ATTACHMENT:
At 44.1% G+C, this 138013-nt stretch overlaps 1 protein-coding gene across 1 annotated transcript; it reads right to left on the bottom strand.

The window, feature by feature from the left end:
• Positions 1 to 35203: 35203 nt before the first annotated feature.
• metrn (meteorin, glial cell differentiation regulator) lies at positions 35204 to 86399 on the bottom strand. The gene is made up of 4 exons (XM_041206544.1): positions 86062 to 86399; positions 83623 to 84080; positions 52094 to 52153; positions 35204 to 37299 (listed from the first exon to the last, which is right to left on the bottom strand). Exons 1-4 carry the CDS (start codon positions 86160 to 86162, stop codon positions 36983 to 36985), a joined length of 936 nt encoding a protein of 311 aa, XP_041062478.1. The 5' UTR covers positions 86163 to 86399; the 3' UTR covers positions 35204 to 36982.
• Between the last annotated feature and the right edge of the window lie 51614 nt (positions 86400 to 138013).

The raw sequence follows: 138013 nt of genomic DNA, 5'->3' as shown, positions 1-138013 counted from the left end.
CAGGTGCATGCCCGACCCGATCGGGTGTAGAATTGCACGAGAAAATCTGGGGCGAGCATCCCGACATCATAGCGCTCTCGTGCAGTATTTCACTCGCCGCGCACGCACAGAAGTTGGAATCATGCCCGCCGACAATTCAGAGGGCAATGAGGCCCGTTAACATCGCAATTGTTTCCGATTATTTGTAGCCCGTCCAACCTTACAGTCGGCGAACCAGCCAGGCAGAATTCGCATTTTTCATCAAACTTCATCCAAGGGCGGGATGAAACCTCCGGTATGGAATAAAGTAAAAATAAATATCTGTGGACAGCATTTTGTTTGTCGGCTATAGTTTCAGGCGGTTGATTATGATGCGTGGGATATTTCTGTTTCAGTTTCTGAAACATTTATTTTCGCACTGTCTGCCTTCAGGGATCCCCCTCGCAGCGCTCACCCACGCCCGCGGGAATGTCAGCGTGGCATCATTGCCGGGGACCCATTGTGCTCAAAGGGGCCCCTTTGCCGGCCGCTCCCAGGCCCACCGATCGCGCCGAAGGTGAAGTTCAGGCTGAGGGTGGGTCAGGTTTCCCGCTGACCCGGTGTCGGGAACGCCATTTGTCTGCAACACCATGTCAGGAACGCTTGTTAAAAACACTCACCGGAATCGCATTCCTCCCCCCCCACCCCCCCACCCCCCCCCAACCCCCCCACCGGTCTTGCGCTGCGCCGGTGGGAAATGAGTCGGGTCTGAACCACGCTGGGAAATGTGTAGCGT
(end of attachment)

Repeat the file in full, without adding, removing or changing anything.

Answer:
At 44.1% G+C, this 138013-nt stretch overlaps 1 protein-coding gene across 1 annotated transcript; it reads right to left on the bottom strand.

The window, feature by feature from the left end:
• Positions 1 to 35203: 35203 nt before the first annotated feature.
• metrn (meteorin, glial cell differentiation regulator) lies at positions 35204 to 86399 on the bottom strand. The gene is made up of 4 exons (XM_041206544.1): positions 86062 to 86399; positions 83623 to 84080; positions 52094 to 52153; positions 35204 to 37299 (listed from the first exon to the last, which is right to left on the bottom strand). Exons 1-4 carry the CDS (start codon positions 86160 to 86162, stop codon positions 36983 to 36985), a joined length of 936 nt encoding a protein of 311 aa, XP_041062478.1. The 5' UTR covers positions 86163 to 86399; the 3' UTR covers positions 35204 to 36982.
• Between the last annotated feature and the right edge of the window lie 51614 nt (positions 86400 to 138013).

The raw sequence follows: 138013 nt of genomic DNA, 5'->3' as shown, positions 1-138013 counted from the left end.
CAGGTGCATGCCCGACCCGATCGGGTGTAGAATTGCACGAGAAAATCTGGGGCGAGCATCCCGACATCATAGCGCTCTCGTGCAGTATTTCACTCGCCGCGCACGCACAGAAGTTGGAATCATGCCCGCCGACAATTCAGAGGGCAATGAGGCCCGTTAACATCGCAATTGTTTCCGATTATTTGTAGCCCGTCCAACCTTACAGTCGGCGAACCAGCCAGGCAGAATTCGCATTTTTCATCAAACTTCATCCAAGGGCGGGATGAAACCTCCGGTATGGAATAAAGTAAAAATAAATATCTGTGGACAGCATTTTGTTTGTCGGCTATAGTTTCAGGCGGTTGATTATGATGCGTGGGATATTTCTGTTTCAGTTTCTGAAACATTTATTTTCGCACTGTCTGCCTTCAGGGATCCCCCTCGCAGCGCTCACCCACGCCCGCGGGAATGTCAGCGTGGCATCATTGCCGGGGACCCATTGTGCTCAAAGGGGCCCCTTTGCCGGCCGCTCCCAGGCCCACCGATCGCGCCGAAGGTGAAGTTCAGGCTGAGGGTGGGTCAGGTTTCCCGCTGACCCGGTGTCGGGAACGCCATTTGTCTGCAACACCATGTCAGGAACGCTTGTTAAAAACACTCACCGGAATCGCATTCCTCCCCCCCCACCCCCCCACCCCCCCCCAACCCCCCCACCGGTCTTGCGCTGCGCCGGTGGGAAATGAGTCGGGTCTGAACCACGCTGGGAAATGTGTAGCGT